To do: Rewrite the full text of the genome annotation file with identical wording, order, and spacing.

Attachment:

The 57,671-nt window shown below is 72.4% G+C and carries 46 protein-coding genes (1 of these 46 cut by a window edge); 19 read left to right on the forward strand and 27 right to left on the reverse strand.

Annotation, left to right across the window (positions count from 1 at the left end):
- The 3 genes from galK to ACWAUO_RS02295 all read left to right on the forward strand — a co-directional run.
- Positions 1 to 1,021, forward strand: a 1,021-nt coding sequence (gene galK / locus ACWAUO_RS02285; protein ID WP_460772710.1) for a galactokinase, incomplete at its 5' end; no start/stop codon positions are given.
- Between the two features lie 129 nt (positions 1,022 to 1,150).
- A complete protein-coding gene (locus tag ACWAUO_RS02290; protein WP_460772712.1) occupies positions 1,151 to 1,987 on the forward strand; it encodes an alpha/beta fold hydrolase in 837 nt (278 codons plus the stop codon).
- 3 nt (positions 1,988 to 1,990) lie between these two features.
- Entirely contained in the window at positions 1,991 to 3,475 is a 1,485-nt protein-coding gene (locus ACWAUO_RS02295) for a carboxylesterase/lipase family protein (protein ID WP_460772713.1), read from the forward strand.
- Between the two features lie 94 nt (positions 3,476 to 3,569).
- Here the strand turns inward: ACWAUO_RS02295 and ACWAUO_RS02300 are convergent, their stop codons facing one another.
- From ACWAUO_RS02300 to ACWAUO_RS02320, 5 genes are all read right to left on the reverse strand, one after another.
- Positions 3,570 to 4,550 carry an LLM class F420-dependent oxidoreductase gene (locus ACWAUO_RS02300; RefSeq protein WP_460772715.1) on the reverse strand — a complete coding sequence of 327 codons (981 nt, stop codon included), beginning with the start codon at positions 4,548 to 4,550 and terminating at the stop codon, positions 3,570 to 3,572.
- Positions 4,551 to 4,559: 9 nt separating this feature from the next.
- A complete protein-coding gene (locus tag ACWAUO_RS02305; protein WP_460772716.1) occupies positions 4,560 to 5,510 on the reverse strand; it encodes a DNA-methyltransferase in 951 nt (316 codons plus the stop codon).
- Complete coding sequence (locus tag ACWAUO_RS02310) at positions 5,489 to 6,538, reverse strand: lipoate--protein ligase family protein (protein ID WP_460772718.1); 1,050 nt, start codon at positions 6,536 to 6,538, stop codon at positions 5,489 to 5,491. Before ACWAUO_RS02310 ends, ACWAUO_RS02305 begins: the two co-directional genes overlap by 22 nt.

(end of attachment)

The 57,671-nt window shown below is 72.4% G+C and carries 46 protein-coding genes (1 of these 46 cut by a window edge); 19 read left to right on the forward strand and 27 right to left on the reverse strand.

Annotation, left to right across the window (positions count from 1 at the left end):
- The 3 genes from galK to ACWAUO_RS02295 all read left to right on the forward strand — a co-directional run.
- Positions 1 to 1,021, forward strand: a 1,021-nt coding sequence (gene galK / locus ACWAUO_RS02285; protein ID WP_460772710.1) for a galactokinase, incomplete at its 5' end; no start/stop codon positions are given.
- Between the two features lie 129 nt (positions 1,022 to 1,150).
- A complete protein-coding gene (locus tag ACWAUO_RS02290; protein WP_460772712.1) occupies positions 1,151 to 1,987 on the forward strand; it encodes an alpha/beta fold hydrolase in 837 nt (278 codons plus the stop codon).
- 3 nt (positions 1,988 to 1,990) lie between these two features.
- Entirely contained in the window at positions 1,991 to 3,475 is a 1,485-nt protein-coding gene (locus ACWAUO_RS02295) for a carboxylesterase/lipase family protein (protein ID WP_460772713.1), read from the forward strand.
- Between the two features lie 94 nt (positions 3,476 to 3,569).
- Here the strand turns inward: ACWAUO_RS02295 and ACWAUO_RS02300 are convergent, their stop codons facing one another.
- From ACWAUO_RS02300 to ACWAUO_RS02320, 5 genes are all read right to left on the reverse strand, one after another.
- Positions 3,570 to 4,550 carry an LLM class F420-dependent oxidoreductase gene (locus ACWAUO_RS02300; RefSeq protein WP_460772715.1) on the reverse strand — a complete coding sequence of 327 codons (981 nt, stop codon included), beginning with the start codon at positions 4,548 to 4,550 and terminating at the stop codon, positions 3,570 to 3,572.
- Positions 4,551 to 4,559: 9 nt separating this feature from the next.
- A complete protein-coding gene (locus tag ACWAUO_RS02305; protein WP_460772716.1) occupies positions 4,560 to 5,510 on the reverse strand; it encodes a DNA-methyltransferase in 951 nt (316 codons plus the stop codon).
- Complete coding sequence (locus tag ACWAUO_RS02310) at positions 5,489 to 6,538, reverse strand: lipoate--protein ligase family protein (protein ID WP_460772718.1); 1,050 nt, start codon at positions 6,536 to 6,538, stop codon at positions 5,489 to 5,491. Before ACWAUO_RS02310 ends, ACWAUO_RS02305 begins: the two co-directional genes overlap by 22 nt.